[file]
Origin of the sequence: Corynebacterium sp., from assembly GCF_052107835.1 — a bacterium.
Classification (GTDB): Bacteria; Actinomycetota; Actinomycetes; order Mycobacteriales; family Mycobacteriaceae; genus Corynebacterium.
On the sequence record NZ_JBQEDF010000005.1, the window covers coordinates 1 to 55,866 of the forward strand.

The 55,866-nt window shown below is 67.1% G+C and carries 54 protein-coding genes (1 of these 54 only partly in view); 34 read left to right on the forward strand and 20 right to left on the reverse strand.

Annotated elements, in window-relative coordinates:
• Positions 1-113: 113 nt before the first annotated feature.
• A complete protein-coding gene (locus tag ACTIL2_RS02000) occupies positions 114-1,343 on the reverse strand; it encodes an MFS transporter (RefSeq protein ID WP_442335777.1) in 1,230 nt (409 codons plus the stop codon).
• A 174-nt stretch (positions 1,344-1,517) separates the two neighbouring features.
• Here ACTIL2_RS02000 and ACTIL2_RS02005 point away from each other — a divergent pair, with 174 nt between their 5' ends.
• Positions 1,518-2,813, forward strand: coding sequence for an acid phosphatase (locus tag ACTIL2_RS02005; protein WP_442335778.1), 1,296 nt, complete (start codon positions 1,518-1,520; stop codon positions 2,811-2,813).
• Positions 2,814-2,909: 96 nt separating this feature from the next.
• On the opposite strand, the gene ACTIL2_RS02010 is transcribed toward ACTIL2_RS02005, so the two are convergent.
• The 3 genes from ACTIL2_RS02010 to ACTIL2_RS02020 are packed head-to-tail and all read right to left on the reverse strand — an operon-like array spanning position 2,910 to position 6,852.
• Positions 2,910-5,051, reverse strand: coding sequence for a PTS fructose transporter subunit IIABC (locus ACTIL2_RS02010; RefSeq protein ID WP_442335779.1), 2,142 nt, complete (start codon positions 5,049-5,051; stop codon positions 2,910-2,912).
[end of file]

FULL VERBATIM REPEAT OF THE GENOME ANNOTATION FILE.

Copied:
Origin of the sequence: Corynebacterium sp., from assembly GCF_052107835.1 — a bacterium.
Classification (GTDB): Bacteria; Actinomycetota; Actinomycetes; order Mycobacteriales; family Mycobacteriaceae; genus Corynebacterium.
On the sequence record NZ_JBQEDF010000005.1, the window covers coordinates 1 to 55,866 of the forward strand.

The 55,866-nt window shown below is 67.1% G+C and carries 54 protein-coding genes (1 of these 54 only partly in view); 34 read left to right on the forward strand and 20 right to left on the reverse strand.

Annotated elements, in window-relative coordinates:
• Positions 1-113: 113 nt before the first annotated feature.
• A complete protein-coding gene (locus tag ACTIL2_RS02000) occupies positions 114-1,343 on the reverse strand; it encodes an MFS transporter (RefSeq protein ID WP_442335777.1) in 1,230 nt (409 codons plus the stop codon).
• A 174-nt stretch (positions 1,344-1,517) separates the two neighbouring features.
• Here ACTIL2_RS02000 and ACTIL2_RS02005 point away from each other — a divergent pair, with 174 nt between their 5' ends.
• Positions 1,518-2,813, forward strand: coding sequence for an acid phosphatase (locus tag ACTIL2_RS02005; protein WP_442335778.1), 1,296 nt, complete (start codon positions 1,518-1,520; stop codon positions 2,811-2,813).
• Positions 2,814-2,909: 96 nt separating this feature from the next.
• On the opposite strand, the gene ACTIL2_RS02010 is transcribed toward ACTIL2_RS02005, so the two are convergent.
• The 3 genes from ACTIL2_RS02010 to ACTIL2_RS02020 are packed head-to-tail and all read right to left on the reverse strand — an operon-like array spanning position 2,910 to position 6,852.
• Positions 2,910-5,051, reverse strand: coding sequence for a PTS fructose transporter subunit IIABC (locus ACTIL2_RS02010; RefSeq protein ID WP_442335779.1), 2,142 nt, complete (start codon positions 5,049-5,051; stop codon positions 2,910-2,912).